My concern is this: in their rush to remove any explicit trace of strategic and systemic Sustainability thinking & doing and its accompanying language from their narrative world, they inadvertently remove the need to account for any of it at all.
And that is bad.
Because in trying to shape a brand story, its truths, reasons to believe and its dynamic rhythm, everything must be considered. This is the juncture when the chinks in its armour, its weak points and its fragile links over time are exposed.
If you are supposedly building a resilient brand story that can account for them; that can reengineer the weak spots, inspire every stakeholder and innovate around the real differences, you need to uncover the ugly first.
A critical part of developing a more resilient brand story lies in rigorously interrogating the brand’s resilient nature – its systemic, cultural and social integrity, inclusiveness and adaptability.
Without this, simplicity is an illusion and potentially an expensive one.
While everything’s dandy in your brand world and there are no NGOs, competitors or horror of horrors, customer’s or consumers taking pot shots at you, you’re laughing.
Life is simple. Create great campaigns. Don’t sweat the ugly stuff. No ones interested.
Until they suddenly get interested.
Your supply chain messes up. A Labour Rights issue. Another dead orangutan. Your pre-packed beef meat lasagna turns out the be horse-shit.
Usually at this point, you call Corporate Affairs, drop off the file, and hope it’ll be OK in the end.
The one thing that the brand people seem not to have noticed is that they are in a rare position – and if they chose to plumb the complexity of all that ‘S’ stuff, they could create a far more resilient brand story and generate value for the business far far beyond the usual horizons of the CMO and Brand Director.
The gift: that they view the world through brand eyes and sensibilities. If they view the operational and systemic nature of the business through the same lens, they may well highlight a flaw in the model of the business that may not have occurred to anyone else – one that could cause expensive or irreparable damage to the brand.
There is an economic benefit to this: if you account for the sustainability truths and ambitions of the business that delivers the brand, you are far more likely to have spotted the trip wires.
Given that the reflex position currently seems to be “why would I invest brand budgets in making this stuff a priority when it isn’t for my consumer? – it is sometimes worth doing a quick sum for fun. Try assessing how much money a business or brand has invested in Corporate PR reactions hastily and expensively constructed to mitigate damage to reputation because they missed something that hindsight cruelly points to a quite glaringly obvious.
Two examples – Foxconn & Apple. Palm Oil & Dove.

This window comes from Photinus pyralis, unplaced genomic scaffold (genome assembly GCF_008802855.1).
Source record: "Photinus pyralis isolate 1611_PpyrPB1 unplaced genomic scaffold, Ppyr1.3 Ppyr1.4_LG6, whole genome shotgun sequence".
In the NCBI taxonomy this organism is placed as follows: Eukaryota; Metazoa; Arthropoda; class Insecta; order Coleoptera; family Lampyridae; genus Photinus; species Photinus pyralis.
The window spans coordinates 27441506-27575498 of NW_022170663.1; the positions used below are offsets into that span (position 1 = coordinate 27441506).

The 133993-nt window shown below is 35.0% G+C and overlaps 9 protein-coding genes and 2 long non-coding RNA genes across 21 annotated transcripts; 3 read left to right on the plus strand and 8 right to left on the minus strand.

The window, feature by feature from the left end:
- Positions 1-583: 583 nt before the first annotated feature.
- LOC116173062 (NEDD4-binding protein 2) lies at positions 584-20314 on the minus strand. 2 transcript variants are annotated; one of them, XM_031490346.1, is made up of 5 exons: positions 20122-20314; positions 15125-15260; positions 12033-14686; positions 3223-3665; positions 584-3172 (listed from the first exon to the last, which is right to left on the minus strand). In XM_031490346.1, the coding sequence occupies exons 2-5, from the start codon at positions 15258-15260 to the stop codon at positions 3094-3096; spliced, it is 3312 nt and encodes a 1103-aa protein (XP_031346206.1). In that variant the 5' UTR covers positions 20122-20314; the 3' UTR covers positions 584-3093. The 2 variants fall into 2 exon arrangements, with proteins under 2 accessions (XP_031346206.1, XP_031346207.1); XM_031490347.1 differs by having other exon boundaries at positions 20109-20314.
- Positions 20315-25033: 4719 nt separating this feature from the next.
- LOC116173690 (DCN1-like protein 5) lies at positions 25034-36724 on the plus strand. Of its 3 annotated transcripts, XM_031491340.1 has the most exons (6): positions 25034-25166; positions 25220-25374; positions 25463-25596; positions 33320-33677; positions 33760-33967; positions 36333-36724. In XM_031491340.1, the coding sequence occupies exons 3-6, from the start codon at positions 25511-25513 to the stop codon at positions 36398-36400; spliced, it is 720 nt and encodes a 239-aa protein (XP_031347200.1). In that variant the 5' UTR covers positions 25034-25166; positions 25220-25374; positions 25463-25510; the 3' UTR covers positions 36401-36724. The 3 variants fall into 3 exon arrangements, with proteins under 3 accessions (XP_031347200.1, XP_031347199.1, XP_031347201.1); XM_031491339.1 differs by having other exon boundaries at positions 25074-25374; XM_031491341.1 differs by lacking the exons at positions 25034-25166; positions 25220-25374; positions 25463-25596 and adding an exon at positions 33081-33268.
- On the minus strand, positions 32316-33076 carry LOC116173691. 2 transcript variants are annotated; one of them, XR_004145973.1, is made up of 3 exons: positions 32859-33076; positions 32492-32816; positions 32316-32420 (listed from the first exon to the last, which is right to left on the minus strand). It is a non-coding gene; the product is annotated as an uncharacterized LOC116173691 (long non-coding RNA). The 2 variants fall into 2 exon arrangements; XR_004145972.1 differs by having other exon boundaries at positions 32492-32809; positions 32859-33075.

If the architects of the both the Apple and the Dove brand stories had been compelled to include, scrutinize and account for every operational, systemic and social dimension of the brand, they would have realized that, in Apple’s case, Labour Abuses (however distant) don’t sit well on the consciences of the Millennials and Gen Xers you are inspiring to Go Create. Nothing dries up the creative juices faster than feeling that you are pouring them into a machine that sanctions labour tyrannies and tries to cover them up when they’re busted.
They would also have notices that The Real Beauty Campaign was carrying an ugly secret – that it takes a shed load of Palm oil to grease the wheels of the Ugly World of beauty. And that sadly all to often means depleting forests and dead orangutans. Nothing pretty about that. And if you’re spouting Real as your mantra, the first person to get real should really be you.
This is not to say that both companies haven’t made enormous amends and changed the operational world of sourcing both human labour and palm oil in the process.
The point is they could have saved themselves a lot of Corporate PR money if they had just lifted up a few inconvenient stones and rummaged under some complex bushes.
There are many solutions and methods to help and enable Brand People to shape a simple top rung brand story without simply shelving the detail.
In the process of developing an approach designed originally to simplify the complex world of the circular economy and used more recently on a project I am undertaking to socialize the Genome, I have created a simple laddering model.
The example shows how one can create a simple and everyday mantra to represent a deep and impenetrably complex topic – in this case the Circular Economy – in 4 simple steps from Complexity To Simplicity.
It demonstrates that, as you climb the ladder, the simple use of human insight and a more creative strategic approach to populist territories and topics enables you to shift from the complexity of the Circular Economy towards a more general embracing life style framing in 4 simple steps.
Complexity. Insight. Territory. Simplicity
There is no reason why a model designed to mine and shape simple yet inclusive story telling from even the most complex subjects such as Sustainability and Genomic Science should and could not be applied to the average brand out there.
As the average consumer’s ability to scratch the shiny brand surface and plumb the depths of what happens beneath it increases, along with their ability to act against or delist at the click of button or the swipe of a touchscreen, its worth more than light consideration.
Be sure that your brand story isn’t pretending to be something it isn’t.
Hell hath no fury like a consumer scorned.